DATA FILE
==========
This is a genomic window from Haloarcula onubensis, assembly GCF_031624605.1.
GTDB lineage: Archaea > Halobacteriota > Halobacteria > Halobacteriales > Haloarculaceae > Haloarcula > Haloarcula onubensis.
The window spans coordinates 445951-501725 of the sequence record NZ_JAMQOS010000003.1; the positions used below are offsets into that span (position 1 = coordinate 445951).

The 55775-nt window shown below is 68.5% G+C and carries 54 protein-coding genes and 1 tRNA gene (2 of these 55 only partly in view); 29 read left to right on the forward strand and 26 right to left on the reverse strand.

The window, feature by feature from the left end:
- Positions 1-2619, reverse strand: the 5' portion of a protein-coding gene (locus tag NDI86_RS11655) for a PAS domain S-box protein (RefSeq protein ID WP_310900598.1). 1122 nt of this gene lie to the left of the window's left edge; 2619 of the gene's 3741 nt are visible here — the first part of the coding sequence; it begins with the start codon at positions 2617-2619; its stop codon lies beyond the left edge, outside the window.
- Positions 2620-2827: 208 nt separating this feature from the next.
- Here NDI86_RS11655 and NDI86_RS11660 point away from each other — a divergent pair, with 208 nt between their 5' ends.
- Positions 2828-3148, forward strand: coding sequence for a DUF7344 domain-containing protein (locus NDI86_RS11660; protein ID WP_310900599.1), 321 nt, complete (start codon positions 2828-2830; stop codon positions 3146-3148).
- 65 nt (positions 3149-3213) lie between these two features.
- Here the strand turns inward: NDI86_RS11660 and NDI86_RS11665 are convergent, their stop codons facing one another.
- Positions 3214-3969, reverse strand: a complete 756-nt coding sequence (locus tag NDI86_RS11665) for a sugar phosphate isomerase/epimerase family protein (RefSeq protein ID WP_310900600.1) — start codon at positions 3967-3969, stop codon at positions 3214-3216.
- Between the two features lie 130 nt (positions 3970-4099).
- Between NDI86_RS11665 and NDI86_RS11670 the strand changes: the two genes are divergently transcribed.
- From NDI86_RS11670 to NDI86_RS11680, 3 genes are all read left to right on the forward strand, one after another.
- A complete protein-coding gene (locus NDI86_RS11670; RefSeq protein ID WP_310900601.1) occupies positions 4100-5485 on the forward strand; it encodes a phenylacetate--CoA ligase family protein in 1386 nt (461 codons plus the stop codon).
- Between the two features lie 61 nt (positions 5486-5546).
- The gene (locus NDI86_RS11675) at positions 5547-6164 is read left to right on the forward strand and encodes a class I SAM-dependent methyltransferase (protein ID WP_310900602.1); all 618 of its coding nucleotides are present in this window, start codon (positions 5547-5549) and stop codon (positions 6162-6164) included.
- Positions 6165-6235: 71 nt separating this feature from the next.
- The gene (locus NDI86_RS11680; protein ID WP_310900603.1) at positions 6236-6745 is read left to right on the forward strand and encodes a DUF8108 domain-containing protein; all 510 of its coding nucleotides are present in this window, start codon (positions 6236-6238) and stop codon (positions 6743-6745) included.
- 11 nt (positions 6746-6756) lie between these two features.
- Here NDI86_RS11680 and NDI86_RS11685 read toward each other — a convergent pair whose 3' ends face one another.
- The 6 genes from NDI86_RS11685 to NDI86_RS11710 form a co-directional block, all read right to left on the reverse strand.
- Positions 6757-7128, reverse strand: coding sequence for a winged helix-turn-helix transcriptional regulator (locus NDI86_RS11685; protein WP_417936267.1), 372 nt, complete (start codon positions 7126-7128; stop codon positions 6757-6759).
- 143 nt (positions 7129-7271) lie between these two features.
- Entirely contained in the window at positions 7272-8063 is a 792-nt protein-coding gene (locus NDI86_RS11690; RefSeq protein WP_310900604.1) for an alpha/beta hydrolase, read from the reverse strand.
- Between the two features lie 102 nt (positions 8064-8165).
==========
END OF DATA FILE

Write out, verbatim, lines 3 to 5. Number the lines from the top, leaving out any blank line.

The window spans coordinates 445951-501725 of the sequence record NZ_JAMQOS010000003.1; the positions used below are offsets into that span (position 1 = coordinate 445951).

The 55775-nt window shown below is 68.5% G+C and carries 54 protein-coding genes and 1 tRNA gene (2 of these 55 only partly in view); 29 read left to right on the forward strand and 26 right to left on the reverse strand.

The window, feature by feature from the left end: